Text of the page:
Stories and poems inspired by the late Jamaican folklorist
Storytellers Jan Blake and Amina Blackwood Meeks and poet Val Bloom share stories and poems inspired by the late, great Jamaican folklorist Louise Bennett-Coverley (Miss Lou).
Louise Bennett, folklorist, poet, songwriter and performer, was born on 7 September 1919 in Kingston, Jamaica. She studied social work in Jamaica before going to England in 1945 to study at the Royal Academy of Dramatic Art. She returned to Jamaica in 1947 but in 1950 returned to England where she worked on the BBC. In 1953 she moved to New York City where she performed on radio and on the stage. It was there in 1954 that she married a fellow Jamaican, Eric Coverely. In 1955 they returned to Jamaica where she wrote columns for the Gleaner and broadcast her Miss Lou’s views on the radio using her affectionate nickname. She has published several books of poems and stories and recorded many songs. She was a both a Member of the British Empire and a Member of the Order of Jamaica, and was awarded many honours during her life. She received an honorary degree from York University in 1998; she and her husband had moved to Canada late in life. She died in 2006 and is buried in Jamaica.
Amina Blackwood Meeks is a highly acclaimed international storyteller, credited for having made a major contribution to the revival of storytelling in the Caribbean. She is the founder of Ntukuma, the Storytelling Foundation of Jamaica, a script-writer for major national events including Emancipation Vigils and Independence Galas and is currently a College Orator, and Senior Lecturer at Edna Manley College of the Visual and Performing Arts. Amina Blackwood Meeks successfully petitioned the Governor General for the proclamation of November 20 as National Storytelling Day in Jamaica, and participated in consultations on National Cultural Policy, Culture in Education Programme and Jamaica's Vision 2030 project.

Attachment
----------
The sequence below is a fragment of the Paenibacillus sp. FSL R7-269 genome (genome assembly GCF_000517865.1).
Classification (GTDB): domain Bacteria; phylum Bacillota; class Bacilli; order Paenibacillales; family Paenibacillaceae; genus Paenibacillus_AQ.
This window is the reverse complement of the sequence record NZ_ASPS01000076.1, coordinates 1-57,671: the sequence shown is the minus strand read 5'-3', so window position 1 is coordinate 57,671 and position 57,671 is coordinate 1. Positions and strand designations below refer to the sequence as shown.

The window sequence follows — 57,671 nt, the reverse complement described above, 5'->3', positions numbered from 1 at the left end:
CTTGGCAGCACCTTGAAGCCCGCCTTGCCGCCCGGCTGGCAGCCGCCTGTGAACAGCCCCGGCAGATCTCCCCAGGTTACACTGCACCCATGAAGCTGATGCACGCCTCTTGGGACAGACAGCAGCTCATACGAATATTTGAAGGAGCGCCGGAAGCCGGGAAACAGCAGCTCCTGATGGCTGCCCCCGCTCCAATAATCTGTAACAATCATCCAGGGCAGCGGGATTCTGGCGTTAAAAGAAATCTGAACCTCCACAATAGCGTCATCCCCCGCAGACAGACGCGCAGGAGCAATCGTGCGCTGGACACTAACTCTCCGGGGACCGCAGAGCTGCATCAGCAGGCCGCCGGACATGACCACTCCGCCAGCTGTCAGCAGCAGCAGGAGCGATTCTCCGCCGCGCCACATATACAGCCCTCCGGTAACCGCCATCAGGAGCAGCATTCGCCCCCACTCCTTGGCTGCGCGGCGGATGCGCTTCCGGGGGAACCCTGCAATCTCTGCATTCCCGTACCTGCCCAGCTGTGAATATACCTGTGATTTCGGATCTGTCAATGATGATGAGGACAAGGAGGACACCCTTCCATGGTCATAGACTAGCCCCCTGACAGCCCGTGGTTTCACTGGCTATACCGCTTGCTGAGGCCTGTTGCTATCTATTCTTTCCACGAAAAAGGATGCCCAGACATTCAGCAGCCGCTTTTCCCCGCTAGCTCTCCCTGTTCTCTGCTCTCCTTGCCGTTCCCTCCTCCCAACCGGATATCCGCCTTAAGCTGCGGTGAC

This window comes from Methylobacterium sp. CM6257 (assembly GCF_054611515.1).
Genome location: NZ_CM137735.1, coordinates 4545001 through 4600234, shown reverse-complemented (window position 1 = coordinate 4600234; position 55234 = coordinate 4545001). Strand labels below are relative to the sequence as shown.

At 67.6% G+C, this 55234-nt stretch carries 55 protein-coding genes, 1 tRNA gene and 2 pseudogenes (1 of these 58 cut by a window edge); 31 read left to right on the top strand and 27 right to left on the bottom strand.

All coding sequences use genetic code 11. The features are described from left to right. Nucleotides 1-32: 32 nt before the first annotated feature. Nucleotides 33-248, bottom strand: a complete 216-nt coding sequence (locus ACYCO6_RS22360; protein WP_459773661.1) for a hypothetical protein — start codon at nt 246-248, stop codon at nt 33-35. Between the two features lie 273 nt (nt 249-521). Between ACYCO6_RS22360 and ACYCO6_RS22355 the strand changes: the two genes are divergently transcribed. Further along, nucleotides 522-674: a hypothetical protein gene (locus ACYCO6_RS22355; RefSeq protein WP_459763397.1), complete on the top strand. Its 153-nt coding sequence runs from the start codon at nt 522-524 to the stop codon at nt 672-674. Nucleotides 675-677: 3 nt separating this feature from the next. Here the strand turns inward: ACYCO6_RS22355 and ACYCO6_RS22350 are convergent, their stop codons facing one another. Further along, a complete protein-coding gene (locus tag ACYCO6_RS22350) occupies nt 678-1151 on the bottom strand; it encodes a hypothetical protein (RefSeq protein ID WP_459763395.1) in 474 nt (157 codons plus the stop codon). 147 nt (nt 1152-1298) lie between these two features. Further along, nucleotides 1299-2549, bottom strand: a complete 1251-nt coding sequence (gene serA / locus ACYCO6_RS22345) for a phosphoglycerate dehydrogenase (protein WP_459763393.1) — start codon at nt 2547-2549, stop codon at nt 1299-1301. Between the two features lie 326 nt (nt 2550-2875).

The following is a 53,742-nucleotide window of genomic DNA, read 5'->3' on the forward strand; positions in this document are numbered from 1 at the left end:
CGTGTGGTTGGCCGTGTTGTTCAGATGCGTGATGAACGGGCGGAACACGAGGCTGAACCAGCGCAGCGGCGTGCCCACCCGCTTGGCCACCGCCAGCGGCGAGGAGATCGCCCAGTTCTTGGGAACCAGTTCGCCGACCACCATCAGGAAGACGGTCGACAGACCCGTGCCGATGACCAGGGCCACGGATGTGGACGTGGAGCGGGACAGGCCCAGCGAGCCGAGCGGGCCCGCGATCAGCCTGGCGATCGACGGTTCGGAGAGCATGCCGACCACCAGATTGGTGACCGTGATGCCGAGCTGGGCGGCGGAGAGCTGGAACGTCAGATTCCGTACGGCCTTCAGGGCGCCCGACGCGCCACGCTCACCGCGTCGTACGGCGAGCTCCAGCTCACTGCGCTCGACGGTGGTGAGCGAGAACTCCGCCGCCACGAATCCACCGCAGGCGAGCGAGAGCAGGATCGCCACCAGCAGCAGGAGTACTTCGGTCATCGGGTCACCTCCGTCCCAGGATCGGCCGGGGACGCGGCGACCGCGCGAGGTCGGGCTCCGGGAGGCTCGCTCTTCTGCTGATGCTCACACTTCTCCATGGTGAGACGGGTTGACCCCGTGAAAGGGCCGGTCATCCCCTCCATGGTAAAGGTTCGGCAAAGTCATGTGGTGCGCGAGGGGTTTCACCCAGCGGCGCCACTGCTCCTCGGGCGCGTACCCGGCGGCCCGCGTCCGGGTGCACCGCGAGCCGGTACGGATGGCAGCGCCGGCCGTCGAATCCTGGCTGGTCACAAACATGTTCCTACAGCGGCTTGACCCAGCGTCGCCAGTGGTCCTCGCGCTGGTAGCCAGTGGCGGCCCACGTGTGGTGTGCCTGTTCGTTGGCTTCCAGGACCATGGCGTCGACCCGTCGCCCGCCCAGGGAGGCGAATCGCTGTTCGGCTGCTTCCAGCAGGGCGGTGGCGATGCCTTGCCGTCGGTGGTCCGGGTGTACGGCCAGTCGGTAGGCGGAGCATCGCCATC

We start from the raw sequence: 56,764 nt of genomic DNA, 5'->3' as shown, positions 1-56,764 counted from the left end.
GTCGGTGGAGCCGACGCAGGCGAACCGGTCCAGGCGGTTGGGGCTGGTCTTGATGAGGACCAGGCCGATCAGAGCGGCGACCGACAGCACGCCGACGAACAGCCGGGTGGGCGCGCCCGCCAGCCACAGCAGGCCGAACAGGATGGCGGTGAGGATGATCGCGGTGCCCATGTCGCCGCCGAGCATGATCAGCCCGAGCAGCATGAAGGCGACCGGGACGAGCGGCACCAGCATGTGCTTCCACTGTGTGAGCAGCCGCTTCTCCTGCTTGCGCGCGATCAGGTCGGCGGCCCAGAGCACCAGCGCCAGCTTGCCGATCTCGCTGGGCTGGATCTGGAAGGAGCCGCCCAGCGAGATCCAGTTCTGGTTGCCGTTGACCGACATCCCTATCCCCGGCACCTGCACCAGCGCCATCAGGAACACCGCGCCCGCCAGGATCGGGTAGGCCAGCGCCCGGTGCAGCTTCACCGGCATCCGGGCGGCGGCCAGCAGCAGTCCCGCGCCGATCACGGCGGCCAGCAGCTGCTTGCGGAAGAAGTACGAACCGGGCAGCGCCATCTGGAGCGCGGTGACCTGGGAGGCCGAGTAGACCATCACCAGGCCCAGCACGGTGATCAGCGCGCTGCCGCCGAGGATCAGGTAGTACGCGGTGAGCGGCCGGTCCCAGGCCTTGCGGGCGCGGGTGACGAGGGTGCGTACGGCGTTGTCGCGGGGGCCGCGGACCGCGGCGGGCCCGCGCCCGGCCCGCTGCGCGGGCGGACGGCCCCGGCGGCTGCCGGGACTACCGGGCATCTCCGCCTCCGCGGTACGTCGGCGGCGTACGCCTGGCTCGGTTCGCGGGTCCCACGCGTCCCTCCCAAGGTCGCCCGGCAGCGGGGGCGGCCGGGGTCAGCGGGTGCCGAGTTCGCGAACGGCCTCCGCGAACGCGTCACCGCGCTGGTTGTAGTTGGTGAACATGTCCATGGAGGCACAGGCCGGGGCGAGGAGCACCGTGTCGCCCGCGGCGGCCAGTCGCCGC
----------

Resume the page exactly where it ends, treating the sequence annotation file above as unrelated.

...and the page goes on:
Jan Blake is an outstanding storyteller, who performs in theatres and festivals globally. Jan was born in Manchester to Jamaican parents. Inspired by recordings of ‘Miss Lou’ she came to telling stories in 1986 and rapidly gained an international reputation for witty and exhilarating performances. Specialising in folktales from West Africa, North Africa, the Arab world and the Caribbean, her repertoire is full of tales of powerful women.
Valerie Bloom is an award-winning writer of poetry for adults and children, picture books, pre-teen and teenage novels and stories. She has presented and contributed to various radio and television programmes, performs, runs writing workshops and conducts training courses for teachers worldwide.
Sponsored by the Eccles Centre for American Studies at the British Library
|Name:||Pop Story Gi Wi: A Celebration of Miss Lou|
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